It is worth noting that Paul himself will never experience this fate, for he dies in the novel before the arrival of peacetime. The technique of placing these thoughts in his protagonist’s mind is another example of how Remarque transforms an anecdotal tale into a broader reflection on the generation. For Paul is predicting a broad social fate that he himself will never witness.

He fell in October 1918, on a day that was so quiet and still on the whole front, that the army report confined itself to the single sentence: All quiet on the Western Front. He had fallen forward and lay on the earth as though sleeping. Turning him over one saw that he could not have suffered long; his face had an expression of calm, as though almost glad the end had come.

Related Characters: Paul Bäumer
Page Number: 296
Explanation and Analysis:

In the novel’s final scene, a third person narrator recounts a soldier’s death. The unnamed man passes unexpectedly and peacefully.

This passage marks a stark shift from the narrative style of the rest of the novel. It departs quite suddenly from Paul’s first-person narration to enter the mind of an unknown external observer. Its tone begins as efficient and unemotional, mimicking the “army report” it mentions, until the last sentence introduces a more poetic perspective. In particular, the phrase “as though” presents a creative mind regarding the body, attributing emotions and thoughts to the vacant scene. One could imagine this to be the perspective of the person who discovered the soldier, or perhaps that of Remarque himself.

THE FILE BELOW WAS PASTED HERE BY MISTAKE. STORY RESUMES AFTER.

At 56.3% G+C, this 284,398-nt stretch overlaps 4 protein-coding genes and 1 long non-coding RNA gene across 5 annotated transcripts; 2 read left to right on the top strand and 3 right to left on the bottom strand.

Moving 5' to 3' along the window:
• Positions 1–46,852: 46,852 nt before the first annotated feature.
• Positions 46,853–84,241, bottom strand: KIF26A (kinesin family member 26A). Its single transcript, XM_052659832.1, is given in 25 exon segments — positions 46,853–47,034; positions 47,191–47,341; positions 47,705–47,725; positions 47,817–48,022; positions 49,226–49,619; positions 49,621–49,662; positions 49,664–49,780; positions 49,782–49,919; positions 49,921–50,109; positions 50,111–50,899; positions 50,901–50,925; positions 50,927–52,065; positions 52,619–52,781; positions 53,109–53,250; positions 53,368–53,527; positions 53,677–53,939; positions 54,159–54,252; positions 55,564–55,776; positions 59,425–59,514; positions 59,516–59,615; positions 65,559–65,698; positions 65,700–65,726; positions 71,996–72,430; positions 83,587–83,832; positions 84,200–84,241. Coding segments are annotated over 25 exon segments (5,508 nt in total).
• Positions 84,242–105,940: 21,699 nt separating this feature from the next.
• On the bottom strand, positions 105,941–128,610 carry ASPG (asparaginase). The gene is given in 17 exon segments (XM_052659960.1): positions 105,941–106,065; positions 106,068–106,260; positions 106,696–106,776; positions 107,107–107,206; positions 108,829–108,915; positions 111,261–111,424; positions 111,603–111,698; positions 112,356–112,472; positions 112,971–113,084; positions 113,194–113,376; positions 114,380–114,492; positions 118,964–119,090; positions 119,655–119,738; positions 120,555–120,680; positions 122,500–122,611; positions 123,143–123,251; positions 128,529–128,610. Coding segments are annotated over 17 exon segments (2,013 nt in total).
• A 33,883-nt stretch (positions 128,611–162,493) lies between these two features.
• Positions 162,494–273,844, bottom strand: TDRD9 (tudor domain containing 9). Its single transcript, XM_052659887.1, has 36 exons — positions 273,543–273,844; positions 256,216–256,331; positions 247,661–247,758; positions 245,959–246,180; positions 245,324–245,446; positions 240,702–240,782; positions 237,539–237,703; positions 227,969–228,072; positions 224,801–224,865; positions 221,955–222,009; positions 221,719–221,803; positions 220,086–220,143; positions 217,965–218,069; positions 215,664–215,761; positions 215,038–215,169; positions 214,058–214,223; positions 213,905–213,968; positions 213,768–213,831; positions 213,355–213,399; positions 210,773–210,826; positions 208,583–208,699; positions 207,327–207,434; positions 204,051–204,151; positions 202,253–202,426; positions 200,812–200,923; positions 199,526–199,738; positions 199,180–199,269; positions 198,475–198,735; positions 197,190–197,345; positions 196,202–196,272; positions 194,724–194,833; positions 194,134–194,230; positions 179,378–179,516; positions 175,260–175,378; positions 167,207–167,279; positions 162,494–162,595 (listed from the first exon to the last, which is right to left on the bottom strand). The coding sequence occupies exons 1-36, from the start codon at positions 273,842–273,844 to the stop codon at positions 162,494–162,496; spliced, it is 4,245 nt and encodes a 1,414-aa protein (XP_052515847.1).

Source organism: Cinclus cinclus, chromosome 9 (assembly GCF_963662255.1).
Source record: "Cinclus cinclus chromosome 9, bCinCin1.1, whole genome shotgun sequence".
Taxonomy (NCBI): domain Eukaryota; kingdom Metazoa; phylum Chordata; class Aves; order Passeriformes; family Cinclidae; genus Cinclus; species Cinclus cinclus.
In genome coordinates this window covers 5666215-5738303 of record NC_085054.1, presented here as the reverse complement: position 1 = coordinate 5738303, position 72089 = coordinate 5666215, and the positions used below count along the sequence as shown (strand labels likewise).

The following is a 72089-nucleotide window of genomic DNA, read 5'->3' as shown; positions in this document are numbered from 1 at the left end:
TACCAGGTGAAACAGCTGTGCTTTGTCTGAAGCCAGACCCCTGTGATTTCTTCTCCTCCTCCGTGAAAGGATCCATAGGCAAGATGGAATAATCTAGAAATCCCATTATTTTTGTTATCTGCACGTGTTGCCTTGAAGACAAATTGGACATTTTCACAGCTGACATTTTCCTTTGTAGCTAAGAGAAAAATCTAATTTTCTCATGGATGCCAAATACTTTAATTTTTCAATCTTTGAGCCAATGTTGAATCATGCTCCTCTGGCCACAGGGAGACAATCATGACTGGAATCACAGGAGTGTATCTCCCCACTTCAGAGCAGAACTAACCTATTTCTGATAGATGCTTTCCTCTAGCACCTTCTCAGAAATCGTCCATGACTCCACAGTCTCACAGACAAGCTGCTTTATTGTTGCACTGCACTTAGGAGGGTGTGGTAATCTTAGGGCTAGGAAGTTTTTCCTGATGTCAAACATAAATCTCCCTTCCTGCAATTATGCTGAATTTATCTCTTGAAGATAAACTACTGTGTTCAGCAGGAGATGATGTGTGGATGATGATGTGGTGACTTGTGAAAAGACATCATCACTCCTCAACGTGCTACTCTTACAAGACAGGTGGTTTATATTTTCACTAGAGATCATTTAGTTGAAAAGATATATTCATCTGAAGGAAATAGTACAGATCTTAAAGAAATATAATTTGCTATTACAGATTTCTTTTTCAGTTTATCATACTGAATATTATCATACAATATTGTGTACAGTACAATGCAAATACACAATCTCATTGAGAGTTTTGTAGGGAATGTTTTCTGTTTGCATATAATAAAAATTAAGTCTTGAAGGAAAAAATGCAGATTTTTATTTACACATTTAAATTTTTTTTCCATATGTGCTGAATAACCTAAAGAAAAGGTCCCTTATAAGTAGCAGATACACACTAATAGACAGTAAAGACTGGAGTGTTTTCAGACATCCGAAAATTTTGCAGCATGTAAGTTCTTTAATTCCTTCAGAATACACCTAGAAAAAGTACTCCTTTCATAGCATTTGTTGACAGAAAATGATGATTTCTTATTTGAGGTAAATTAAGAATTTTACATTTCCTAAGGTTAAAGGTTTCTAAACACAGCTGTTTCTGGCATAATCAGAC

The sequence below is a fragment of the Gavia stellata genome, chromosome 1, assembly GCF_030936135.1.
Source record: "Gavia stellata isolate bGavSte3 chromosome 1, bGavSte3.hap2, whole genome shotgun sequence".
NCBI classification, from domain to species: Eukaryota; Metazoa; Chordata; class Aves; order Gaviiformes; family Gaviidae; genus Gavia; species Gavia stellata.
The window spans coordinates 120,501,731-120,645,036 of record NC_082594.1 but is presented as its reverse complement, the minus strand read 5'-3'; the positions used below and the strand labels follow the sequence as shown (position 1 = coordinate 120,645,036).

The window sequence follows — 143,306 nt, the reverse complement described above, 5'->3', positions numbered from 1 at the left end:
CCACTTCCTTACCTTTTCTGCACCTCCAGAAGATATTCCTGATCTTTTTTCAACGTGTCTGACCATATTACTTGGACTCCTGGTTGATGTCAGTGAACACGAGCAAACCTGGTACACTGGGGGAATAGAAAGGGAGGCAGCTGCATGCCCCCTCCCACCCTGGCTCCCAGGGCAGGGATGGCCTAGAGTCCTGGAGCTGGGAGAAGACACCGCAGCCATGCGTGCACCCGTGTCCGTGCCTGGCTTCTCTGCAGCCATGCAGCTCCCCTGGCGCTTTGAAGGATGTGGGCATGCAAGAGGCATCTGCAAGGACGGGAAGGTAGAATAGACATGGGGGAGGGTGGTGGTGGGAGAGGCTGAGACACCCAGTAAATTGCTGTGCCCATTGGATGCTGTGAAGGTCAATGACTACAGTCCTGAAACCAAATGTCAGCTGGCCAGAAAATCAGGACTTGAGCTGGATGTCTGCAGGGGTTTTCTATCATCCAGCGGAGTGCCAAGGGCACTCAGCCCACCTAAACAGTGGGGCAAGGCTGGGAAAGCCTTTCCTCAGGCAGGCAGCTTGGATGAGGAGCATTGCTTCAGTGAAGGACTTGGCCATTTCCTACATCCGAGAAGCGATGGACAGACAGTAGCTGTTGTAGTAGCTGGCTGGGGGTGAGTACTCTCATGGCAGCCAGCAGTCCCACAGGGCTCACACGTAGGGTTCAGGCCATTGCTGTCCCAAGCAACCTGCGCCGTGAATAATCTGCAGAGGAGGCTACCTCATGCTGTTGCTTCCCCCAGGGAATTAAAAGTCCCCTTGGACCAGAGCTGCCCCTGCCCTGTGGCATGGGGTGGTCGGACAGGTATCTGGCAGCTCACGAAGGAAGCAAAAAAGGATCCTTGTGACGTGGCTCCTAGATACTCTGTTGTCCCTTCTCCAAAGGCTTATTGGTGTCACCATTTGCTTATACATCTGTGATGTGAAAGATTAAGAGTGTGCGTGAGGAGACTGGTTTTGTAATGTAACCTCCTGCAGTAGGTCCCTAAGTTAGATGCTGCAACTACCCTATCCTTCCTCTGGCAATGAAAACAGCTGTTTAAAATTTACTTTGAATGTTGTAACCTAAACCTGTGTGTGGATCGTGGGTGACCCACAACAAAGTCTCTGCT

Indeed, this passages epitomizes the mix of emotional distance and proximity that occurs throughout the novel. That the army report encapsulates the soldier’s death in one sentence would speak, generally, to the way that military service reduces the complexity of human life to a simple set of data. But by making that sentence the very title of this novel, Remarque presents his own text as an attempt to restore complexity and value to a single soldier’s life: to expand the aphoristic line into a full, realistic, human story.

While it is obviously tempting to assume this soldier is Paul, Remarque notably refers to the soldier only as a general “he.” Here, we see Remarque bringing together several of the thematic developments of war's anonymity. Paul is dehumanized through the distanced tone of the narrator and the army report, yet that same incognito quality also makes him a literary symbol, a microcosm of what it would have meant to fight in World War I. Thus Remarque concludes the novel by both turning Paul into a universal type and critiquing that exact process. He simultaneously makes Paul stand for the lost generation and demands that the reader examine, through the realist apparatus of the novel, an intricate and deeply singular character.